Dr. Kalonji Nzinga is a cultural psychologist, rapper, and educator exploring how young people’s holistic development is influenced by the cultural lifeworlds and scenes that they inhabit. His work explores how the histories and cultures of our communities are inherited in our bodies, minds, and practices. This research program counters a Eurocentric bias in the learning sciences that has disregarded the thought traditions and intellectual lifeways of communities from the Global South Side (third world/POC/the hood).
As an educator, Dr. Kalonji researches and designs learning environments that aim for cultural legitimacy; 1) they draw on thought traditions that are endogenous and sacred to communities of color, and 2) they empower learners to cultivate optimal functioning of mind, body & spirit, heal intergenerational trauma, and remake worlds in their image. This has led him to explore the axiological dimension of learning environments, how the ethical and aesthetic values of communities are (re)produced within learning environments. In trying to better understand their ethical sense-making, cultural worldviews and psychological adaptations, he has had the privilege to learn from youth across the Global South Side; including East Palo Alto-California, Chicago-Illinois, the Palestinian West Bank, Ghana-West Africa and most recently a community based partnership with Denver’s North High School and Manual High School.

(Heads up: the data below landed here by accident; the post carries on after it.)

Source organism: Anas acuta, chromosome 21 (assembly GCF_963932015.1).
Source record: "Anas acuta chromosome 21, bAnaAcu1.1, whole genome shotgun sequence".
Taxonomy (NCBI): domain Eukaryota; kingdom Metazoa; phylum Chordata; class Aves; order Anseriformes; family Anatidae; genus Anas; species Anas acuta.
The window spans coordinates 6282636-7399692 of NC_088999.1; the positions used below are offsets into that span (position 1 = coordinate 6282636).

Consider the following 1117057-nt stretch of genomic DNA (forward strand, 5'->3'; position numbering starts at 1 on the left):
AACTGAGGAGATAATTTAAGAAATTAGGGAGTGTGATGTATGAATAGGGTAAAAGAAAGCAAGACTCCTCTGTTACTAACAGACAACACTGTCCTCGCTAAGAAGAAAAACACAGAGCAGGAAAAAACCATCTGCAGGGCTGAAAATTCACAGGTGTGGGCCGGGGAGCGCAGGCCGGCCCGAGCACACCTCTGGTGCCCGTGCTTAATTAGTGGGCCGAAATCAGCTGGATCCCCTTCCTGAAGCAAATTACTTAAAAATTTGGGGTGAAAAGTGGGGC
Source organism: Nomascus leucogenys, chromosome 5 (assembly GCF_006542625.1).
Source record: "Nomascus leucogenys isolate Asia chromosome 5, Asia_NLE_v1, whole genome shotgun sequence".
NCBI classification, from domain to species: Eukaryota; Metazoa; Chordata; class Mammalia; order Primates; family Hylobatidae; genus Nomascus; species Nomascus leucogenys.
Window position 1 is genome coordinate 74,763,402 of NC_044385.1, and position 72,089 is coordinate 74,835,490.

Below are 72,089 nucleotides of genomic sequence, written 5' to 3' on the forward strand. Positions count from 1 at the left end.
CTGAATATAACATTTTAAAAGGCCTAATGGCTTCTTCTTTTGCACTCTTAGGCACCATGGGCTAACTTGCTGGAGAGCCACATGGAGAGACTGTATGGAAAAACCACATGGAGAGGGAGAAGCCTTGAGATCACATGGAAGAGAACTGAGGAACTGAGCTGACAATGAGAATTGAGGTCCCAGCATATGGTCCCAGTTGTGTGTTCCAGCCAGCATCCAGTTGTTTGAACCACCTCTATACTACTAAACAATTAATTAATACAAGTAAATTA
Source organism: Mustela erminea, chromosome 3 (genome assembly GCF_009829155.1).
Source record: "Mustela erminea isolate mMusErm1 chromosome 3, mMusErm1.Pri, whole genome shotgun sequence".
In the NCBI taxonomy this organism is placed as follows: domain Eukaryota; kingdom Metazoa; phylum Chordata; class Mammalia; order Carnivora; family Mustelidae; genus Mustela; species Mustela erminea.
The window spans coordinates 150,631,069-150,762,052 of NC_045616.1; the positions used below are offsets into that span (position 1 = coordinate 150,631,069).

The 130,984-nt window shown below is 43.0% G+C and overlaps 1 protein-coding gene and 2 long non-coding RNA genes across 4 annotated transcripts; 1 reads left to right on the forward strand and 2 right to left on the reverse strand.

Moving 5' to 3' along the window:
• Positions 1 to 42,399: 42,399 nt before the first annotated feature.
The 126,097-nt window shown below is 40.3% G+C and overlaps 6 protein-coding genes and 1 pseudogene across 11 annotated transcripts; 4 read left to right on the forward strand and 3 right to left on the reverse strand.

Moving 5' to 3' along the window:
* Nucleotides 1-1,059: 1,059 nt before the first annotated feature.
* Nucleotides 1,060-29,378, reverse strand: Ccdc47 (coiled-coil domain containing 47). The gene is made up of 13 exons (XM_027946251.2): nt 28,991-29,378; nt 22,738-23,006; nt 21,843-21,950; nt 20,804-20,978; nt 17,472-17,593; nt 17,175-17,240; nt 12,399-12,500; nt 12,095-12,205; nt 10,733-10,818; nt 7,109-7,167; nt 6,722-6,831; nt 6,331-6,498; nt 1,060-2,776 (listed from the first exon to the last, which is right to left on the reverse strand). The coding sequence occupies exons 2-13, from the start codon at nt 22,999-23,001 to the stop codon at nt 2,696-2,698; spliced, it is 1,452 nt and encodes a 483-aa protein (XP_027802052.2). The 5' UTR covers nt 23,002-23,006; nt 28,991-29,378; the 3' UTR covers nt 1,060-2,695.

One major strand of his research has attended to young people in hip-hop scenes and how their participation as hip-hop artists, critics, writers, composers, and producers provides them with philosophical orientations, literacy skills, and technological savvy to engage in self-authorship, cultural production, and community artivism. Using methods of validated psychological instruments, clinical interviews, cognitive think-alouds and ethnographic observation his research investigates the philosophies and voices of youth hip-hop practitioners.
As a rapper and hip-hop practitioner himself, Dr. Kalonji also produces music that draws on Black ancestral legacies, depicts the sociopolitics of the hood, and explores visions of Afrofuturist healing. His research has informed the design of learning environments for all ages, multimedia arts exhibitions, and is published in the Journal of Cognition & Culture and the Proceedings of the National Academy of Sciences. He is currently the Director of CU Boulder’s RAP Lab (Ritual Arts & Pedagogy), an interdisciplinary hub for the study of hip-hop praxis.